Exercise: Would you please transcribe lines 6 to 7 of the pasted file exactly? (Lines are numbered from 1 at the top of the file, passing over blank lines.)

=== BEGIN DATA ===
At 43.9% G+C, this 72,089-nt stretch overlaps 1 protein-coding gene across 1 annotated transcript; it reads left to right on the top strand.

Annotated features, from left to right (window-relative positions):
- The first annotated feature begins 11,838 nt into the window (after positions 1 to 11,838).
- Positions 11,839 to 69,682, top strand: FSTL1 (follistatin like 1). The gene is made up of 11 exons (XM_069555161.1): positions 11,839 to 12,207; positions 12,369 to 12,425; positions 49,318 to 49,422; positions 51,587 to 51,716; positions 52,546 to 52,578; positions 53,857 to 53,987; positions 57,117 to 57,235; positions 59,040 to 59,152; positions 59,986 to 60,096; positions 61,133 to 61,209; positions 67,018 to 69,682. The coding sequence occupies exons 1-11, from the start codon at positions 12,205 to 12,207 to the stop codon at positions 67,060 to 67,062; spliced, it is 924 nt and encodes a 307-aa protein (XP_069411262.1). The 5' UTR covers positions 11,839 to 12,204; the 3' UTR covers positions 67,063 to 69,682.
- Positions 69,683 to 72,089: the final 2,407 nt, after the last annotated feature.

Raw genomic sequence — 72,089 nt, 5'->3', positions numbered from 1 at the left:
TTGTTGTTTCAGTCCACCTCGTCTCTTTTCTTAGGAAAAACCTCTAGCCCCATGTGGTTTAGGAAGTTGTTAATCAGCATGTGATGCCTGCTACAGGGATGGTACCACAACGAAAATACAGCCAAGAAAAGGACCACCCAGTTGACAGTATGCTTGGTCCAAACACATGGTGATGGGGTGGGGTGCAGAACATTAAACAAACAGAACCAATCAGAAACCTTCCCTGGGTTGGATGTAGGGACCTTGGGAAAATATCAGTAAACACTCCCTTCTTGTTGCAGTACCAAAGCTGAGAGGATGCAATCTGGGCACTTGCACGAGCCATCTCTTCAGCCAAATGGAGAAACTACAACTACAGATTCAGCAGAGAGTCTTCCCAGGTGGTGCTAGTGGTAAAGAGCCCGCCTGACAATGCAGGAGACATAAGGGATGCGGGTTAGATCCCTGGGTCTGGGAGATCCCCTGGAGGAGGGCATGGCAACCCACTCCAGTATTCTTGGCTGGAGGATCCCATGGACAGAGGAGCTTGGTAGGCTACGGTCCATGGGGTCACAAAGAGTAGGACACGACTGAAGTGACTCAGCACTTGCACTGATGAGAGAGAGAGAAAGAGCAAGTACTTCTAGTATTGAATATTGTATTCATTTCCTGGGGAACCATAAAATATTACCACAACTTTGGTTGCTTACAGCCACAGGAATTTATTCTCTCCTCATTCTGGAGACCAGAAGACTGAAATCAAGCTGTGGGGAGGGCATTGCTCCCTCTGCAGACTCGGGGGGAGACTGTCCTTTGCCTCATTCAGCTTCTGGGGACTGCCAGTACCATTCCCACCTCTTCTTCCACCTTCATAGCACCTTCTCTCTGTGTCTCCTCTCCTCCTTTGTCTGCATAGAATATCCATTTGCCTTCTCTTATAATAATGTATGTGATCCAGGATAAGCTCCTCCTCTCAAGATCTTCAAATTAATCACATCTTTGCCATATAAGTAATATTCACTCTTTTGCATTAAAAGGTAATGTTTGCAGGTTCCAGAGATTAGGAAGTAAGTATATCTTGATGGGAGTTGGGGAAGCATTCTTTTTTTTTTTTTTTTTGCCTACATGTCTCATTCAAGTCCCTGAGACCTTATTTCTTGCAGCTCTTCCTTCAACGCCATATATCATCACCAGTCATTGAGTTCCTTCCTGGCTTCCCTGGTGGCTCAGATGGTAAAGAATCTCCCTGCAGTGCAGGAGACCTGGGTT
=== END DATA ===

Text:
Raw genomic sequence — 72,089 nt, 5'->3', positions numbered from 1 at the left:
TTGTTGTTTCAGTCCACCTCGTCTCTTTTCTTAGGAAAAACCTCTAGCCCCATGTGGTTTAGGAAGTTGTTAATCAGCATGTGATGCCTGCTACAGGGATGGTACCACAACGAAAATACAGCCAAGAAAAGGACCACCCAGTTGACAGTATGCTTGGTCCAAACACATGGTGATGGGGTGGGGTGCAGAACATTAAACAAACAGAACCAATCAGAAACCTTCCCTGGGTTGGATGTAGGGACCTTGGGAAAATATCAGTAAACACTCCCTTCTTGTTGCAGTACCAAAGCTGAGAGGATGCAATCTGGGCACTTGCACGAGCCATCTCTTCAGCCAAATGGAGAAACTACAACTACAGATTCAGCAGAGAGTCTTCCCAGGTGGTGCTAGTGGTAAAGAGCCCGCCTGACAATGCAGGAGACATAAGGGATGCGGGTTAGATCCCTGGGTCTGGGAGATCCCCTGGAGGAGGGCATGGCAACCCACTCCAGTATTCTTGGCTGGAGGATCCCATGGACAGAGGAGCTTGGTAGGCTACGGTCCATGGGGTCACAAAGAGTAGGACACGACTGAAGTGACTCAGCACTTGCACTGATGAGAGAGAGAGAAAGAGCAAGTACTTCTAGTATTGAATATTGTATTCATTTCCTGGGGAACCATAAAATATTACCACAACTTTGGTTGCTTACAGCCACAGGAATTTATTCTCTCCTCATTCTGGAGACCAGAAGACTGAAATCAAGCTGTGGGGAGGGCATTGCTCCCTCTGCAGACTCGGGGGGAGACTGTCCTTTGCCTCATTCAGCTTCTGGGGACTGCCAGTACCATTCCCACCTCTTCTTCCACCTTCATAGCACCTTCTCTCTGTGTCTCCTCTCCTCCTTTGTCTGCATAGAATATCCATTTGCCTTCTCTTATAATAATGTATGTGATCCAGGATAAGCTCCTCCTCTCAAGATCTTCAAATTAATCACATCTTTGCCATATAAGTAATATTCACTCTTTTGCATTAAAAGGTAATGTTTGCAGGTTCCAGAGATTAGGAAGTAAGTATATCTTGATGGGAGTTGGGGAAGCATTCTTTTTTTTTTTTTTTTTGCCTACATGTCTCATTCAAGTCCCTGAGACCTTATTTCTTGCAGCTCTTCCTTCAACGCCATATATCATCACCAGTCATTGAGTTCCTTCCTGGCTTCCCTGGTGGCTCAGATGGTAAAGAATCTCCCTGCAGTGCAGGAGACCTGGGTT